Graduate Student Symposium
February 27, 2016
Images and Codes

The Problem of Reading Art

2015–2016 Graduate Student Symposium in East Asian Art

9 30 am
5 30 pm
101 McCormick Hall
Organized by the P.Y. and Kinmay W. Tang Center for East Asian Art

Both text and image can be seen; the process of interpreting what is seen is often described as “reading.” Written language is a learned code, and thus it requires the knowledge of a specific set of grammar, syntax, and vocabulary. In the field of art history, the method of “reading art” emerged out of the study of semiotics during the late eighties and continues to the present. By blurring the boundaries between text and image, “reading art” assumes that art objects, like texts, can be decoded and thus read. Moreover, “reading” presupposes that there are those who can read, those who cannot read, and those who determine how to read. Do images, however, require their own code of grammar, syntax, and vocabulary? This symposium aims to explore the intersections between reading and seeing, images and codes in East Asian art history.



Contact Skyler Negrete and Mai Yamaguchi ( with questions and concerns.

Symposium Program

Saturday, 27 February 2016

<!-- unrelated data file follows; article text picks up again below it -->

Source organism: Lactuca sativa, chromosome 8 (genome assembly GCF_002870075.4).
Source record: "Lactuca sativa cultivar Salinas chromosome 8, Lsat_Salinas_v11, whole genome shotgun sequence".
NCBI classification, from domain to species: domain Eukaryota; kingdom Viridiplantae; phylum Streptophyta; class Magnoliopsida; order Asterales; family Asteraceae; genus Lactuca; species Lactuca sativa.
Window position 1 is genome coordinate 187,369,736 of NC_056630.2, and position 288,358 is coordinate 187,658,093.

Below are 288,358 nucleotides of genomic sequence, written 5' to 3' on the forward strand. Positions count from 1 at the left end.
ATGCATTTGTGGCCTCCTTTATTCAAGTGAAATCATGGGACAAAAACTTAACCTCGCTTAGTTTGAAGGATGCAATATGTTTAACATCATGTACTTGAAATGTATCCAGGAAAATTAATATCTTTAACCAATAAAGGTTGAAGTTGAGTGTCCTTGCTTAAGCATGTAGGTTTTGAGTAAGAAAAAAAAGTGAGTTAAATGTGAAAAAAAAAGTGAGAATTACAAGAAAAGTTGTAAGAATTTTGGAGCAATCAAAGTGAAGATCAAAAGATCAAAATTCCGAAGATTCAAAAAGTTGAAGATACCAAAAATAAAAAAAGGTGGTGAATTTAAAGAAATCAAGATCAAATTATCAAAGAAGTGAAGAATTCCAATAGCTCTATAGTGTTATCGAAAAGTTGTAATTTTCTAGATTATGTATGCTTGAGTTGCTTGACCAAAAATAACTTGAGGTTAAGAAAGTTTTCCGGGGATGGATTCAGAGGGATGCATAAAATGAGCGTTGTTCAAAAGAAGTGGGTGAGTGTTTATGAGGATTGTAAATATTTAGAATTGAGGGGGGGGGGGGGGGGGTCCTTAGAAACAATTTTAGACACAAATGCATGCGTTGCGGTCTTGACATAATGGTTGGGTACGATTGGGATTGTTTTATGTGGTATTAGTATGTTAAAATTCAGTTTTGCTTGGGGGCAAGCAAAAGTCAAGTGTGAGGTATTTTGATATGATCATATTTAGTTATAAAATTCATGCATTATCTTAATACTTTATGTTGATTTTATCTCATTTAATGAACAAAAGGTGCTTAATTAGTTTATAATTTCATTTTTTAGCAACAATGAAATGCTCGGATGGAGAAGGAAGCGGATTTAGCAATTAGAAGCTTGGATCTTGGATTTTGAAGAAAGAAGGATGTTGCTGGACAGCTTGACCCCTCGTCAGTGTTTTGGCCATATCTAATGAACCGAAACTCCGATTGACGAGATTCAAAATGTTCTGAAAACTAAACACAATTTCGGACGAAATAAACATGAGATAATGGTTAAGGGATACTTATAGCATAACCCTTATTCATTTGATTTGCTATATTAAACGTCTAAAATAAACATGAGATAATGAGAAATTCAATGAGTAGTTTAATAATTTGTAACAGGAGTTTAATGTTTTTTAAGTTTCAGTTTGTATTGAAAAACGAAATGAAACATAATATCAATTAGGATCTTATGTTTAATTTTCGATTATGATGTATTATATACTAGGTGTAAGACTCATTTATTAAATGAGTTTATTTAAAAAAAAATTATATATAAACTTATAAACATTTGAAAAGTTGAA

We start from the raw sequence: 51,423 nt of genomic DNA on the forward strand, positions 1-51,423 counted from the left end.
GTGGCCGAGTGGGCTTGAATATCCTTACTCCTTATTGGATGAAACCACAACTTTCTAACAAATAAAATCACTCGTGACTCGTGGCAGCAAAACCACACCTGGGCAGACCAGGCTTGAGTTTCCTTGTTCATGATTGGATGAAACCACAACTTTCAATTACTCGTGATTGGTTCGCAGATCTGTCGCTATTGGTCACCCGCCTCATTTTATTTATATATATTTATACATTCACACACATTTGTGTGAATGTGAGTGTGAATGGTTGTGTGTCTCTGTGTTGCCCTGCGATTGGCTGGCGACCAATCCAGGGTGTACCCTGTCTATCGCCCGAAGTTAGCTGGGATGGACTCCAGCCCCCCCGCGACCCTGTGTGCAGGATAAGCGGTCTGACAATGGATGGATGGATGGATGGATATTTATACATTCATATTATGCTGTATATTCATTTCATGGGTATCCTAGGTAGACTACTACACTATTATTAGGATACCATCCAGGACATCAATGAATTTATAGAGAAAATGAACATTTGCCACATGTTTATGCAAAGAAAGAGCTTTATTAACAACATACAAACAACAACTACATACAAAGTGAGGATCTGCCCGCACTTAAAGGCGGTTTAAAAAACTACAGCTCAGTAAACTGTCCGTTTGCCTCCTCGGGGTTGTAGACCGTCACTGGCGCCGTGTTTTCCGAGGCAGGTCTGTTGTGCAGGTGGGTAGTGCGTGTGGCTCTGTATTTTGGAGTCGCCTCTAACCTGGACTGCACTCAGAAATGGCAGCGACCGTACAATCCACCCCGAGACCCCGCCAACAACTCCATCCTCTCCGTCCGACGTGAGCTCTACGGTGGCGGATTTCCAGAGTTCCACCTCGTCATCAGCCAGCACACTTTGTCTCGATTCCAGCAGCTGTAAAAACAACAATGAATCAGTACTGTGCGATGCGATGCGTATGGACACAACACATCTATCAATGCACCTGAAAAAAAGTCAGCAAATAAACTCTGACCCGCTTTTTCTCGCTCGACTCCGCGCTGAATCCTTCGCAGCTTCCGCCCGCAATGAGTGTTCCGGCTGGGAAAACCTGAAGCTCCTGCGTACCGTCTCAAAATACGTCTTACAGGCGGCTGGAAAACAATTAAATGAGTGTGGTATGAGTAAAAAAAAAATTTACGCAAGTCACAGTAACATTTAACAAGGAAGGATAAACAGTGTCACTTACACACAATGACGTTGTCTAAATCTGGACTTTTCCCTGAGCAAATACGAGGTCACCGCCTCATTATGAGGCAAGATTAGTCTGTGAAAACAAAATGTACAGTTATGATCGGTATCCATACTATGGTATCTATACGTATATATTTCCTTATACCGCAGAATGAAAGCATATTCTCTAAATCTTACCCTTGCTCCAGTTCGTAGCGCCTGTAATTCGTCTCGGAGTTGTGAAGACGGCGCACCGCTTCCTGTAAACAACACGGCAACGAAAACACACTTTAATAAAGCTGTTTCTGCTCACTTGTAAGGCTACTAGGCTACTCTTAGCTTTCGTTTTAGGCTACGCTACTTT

McCormick Hall
Princeton University

Registration and Coffee
8:30–9:30 am

Morning Session

9:30 am–1:00 pm

Welcome and Introduction

Mai Yamaguchi

Princeton University

Keynote Lecture
Reading Bijinga: Pictures of Beauties in Context

Julie Nelson Davis

Associate Professor of History of Art, University of Pennsylvania

Panel 1: Authorship

The Power of Ambiguity: Bada Shanren’s Personal Marks

Leqi Yu

Department of East Asian Languages and Civilizations, University of Pennsylvania

The Limits of “Reading Art”: Methodology and Ideology in the Study of Fu Baoshi’s Landscape Painting of the 1960s

Kathy Yim-king Mak

Department of Art History, University of California, Los Angeles

Panel 2: Landscape and Architecture

Landscaping My Mind: New Perceptions on Representing the Idea of “You” in Early-Seventeenth-Century Garden Paintings

Jiaying Gu

Department of Art and Art History, University of California, Davis

The Architectonic Reading of Spatial Representation in “Three Paintings” by Chen Chi-Kwan

Zhenru Zhou

School of Architecture, Princeton University

Discussant: Professor Julie Nelson Davis
Moderator: Mai Yamaguchi

Afternoon Session

2:30–5:30 pm

Panel 3: Objects and Pictorial Representation

Pursuing Antiquity: Chinese Objects in Nineteenth–Century Korean Paintings

Ja Won Lee

Department of Art History, University of California, Los Angeles

Reading Text, Reading Tea

Skyler Negrete

Department of Art and Archaeology, Princeton University

From Kinnara to Kalavinka: On the Autonomy of Image in Buddhist Transmission from India to China

Guoying S. Zhang

The Robert H.N. Ho Family Foundation Centre for Buddhist Art and Conservation, The Courtauld Institute of Art

Discussant: Professor Julie Nelson Davis
Moderator: Mai Yamaguchi, Princeton University

Concluding Remarks
Skyler Negrete, Princeton University